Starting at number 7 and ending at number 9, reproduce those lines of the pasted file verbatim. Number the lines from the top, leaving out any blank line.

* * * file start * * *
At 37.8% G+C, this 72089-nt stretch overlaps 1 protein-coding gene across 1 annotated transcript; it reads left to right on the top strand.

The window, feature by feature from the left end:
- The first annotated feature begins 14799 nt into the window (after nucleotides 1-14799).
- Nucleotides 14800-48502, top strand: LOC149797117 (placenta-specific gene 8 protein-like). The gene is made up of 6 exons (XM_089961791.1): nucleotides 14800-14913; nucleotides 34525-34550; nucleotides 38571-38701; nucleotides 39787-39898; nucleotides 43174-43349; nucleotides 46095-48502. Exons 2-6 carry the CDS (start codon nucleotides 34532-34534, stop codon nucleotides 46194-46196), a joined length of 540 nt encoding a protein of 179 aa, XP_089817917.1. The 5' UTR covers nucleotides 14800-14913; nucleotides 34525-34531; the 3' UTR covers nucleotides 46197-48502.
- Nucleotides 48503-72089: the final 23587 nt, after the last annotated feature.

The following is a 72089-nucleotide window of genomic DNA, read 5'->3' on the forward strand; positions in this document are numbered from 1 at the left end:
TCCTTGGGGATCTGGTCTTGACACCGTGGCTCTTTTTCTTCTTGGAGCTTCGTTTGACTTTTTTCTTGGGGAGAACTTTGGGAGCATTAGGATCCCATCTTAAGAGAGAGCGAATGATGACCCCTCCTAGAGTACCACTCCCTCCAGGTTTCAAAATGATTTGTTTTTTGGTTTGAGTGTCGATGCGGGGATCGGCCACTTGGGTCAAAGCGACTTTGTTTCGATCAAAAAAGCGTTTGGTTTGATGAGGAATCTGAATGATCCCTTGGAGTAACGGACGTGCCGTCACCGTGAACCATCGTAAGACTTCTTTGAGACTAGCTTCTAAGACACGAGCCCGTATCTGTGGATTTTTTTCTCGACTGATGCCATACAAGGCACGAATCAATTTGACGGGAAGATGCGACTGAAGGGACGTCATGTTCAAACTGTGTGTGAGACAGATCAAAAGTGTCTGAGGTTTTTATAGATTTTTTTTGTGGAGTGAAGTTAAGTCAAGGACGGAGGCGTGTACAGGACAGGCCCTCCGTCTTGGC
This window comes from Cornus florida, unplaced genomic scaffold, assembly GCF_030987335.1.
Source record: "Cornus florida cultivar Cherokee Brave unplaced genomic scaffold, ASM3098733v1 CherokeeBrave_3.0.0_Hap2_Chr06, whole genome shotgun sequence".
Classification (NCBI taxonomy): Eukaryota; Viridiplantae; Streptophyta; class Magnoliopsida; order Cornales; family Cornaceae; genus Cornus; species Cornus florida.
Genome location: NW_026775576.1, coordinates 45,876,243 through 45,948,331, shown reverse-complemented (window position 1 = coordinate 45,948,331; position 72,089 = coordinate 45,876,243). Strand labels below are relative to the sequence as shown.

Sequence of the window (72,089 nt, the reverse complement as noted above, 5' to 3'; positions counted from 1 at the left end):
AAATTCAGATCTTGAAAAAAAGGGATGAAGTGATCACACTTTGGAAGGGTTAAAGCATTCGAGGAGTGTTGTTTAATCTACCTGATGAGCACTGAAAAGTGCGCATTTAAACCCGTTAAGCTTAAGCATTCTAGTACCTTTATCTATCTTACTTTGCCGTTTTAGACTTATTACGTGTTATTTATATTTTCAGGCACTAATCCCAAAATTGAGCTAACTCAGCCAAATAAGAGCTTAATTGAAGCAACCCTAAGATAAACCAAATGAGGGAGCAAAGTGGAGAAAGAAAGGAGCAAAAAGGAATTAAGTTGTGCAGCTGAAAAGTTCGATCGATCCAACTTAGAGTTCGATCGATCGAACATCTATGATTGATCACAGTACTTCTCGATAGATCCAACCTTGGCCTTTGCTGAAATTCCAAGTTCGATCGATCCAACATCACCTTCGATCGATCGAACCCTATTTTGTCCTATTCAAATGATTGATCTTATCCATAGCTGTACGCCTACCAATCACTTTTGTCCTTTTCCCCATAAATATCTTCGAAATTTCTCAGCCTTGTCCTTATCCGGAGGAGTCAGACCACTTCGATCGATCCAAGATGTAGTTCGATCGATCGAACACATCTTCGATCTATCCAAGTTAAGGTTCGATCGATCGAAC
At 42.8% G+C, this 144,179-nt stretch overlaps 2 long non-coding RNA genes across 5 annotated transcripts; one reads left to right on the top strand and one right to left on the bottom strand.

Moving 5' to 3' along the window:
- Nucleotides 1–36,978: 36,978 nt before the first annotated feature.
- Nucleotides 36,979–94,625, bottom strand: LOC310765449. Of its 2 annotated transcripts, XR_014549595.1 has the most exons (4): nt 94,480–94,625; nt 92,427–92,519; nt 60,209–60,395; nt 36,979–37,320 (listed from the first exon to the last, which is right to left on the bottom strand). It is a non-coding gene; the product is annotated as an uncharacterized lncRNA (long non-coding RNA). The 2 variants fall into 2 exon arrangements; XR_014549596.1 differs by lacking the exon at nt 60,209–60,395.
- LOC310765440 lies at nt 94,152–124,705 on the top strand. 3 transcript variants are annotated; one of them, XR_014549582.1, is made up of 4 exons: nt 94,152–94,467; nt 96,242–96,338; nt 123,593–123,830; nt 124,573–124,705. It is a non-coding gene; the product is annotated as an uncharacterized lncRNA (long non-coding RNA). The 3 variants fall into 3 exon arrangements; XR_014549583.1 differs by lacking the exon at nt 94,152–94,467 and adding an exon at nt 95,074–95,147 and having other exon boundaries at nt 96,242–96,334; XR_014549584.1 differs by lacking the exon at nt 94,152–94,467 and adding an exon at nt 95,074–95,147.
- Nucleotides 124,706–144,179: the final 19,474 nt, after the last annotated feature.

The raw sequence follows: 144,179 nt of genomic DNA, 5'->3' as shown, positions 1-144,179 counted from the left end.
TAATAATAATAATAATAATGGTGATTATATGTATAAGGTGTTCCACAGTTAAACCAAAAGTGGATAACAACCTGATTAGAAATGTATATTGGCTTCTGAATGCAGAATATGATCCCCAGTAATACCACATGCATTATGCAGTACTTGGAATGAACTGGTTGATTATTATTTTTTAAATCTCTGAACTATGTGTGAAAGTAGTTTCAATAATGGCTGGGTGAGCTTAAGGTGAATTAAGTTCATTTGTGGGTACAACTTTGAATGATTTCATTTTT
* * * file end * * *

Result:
TCCTTGGGGATCTGGTCTTGACACCGTGGCTCTTTTTCTTCTTGGAGCTTCGTTTGACTTTTTTCTTGGGGAGAACTTTGGGAGCATTAGGATCCCATCTTAAGAGAGAGCGAATGATGACCCCTCCTAGAGTACCACTCCCTCCAGGTTTCAAAATGATTTGTTTTTTGGTTTGAGTGTCGATGCGGGGATCGGCCACTTGGGTCAAAGCGACTTTGTTTCGATCAAAAAAGCGTTTGGTTTGATGAGGAATCTGAATGATCCCTTGGAGTAACGGACGTGCCGTCACCGTGAACCATCGTAAGACTTCTTTGAGACTAGCTTCTAAGACACGAGCCCGTATCTGTGGATTTTTTTCTCGACTGATGCCATACAAGGCACGAATCAATTTGACGGGAAGATGCGACTGAAGGGACGTCATGTTCAAACTGTGTGTGAGACAGATCAAAAGTGTCTGAGGTTTTTATAGATTTTTTTTGTGGAGTGAAGTTAAGTCAAGGACGGAGGCGTGTACAGGACAGGCCCTCCGTCTTGGC
This window comes from Cornus florida, unplaced genomic scaffold, assembly GCF_030987335.1.
Source record: "Cornus florida cultivar Cherokee Brave unplaced genomic scaffold, ASM3098733v1 CherokeeBrave_3.0.0_Hap2_Chr06, whole genome shotgun sequence".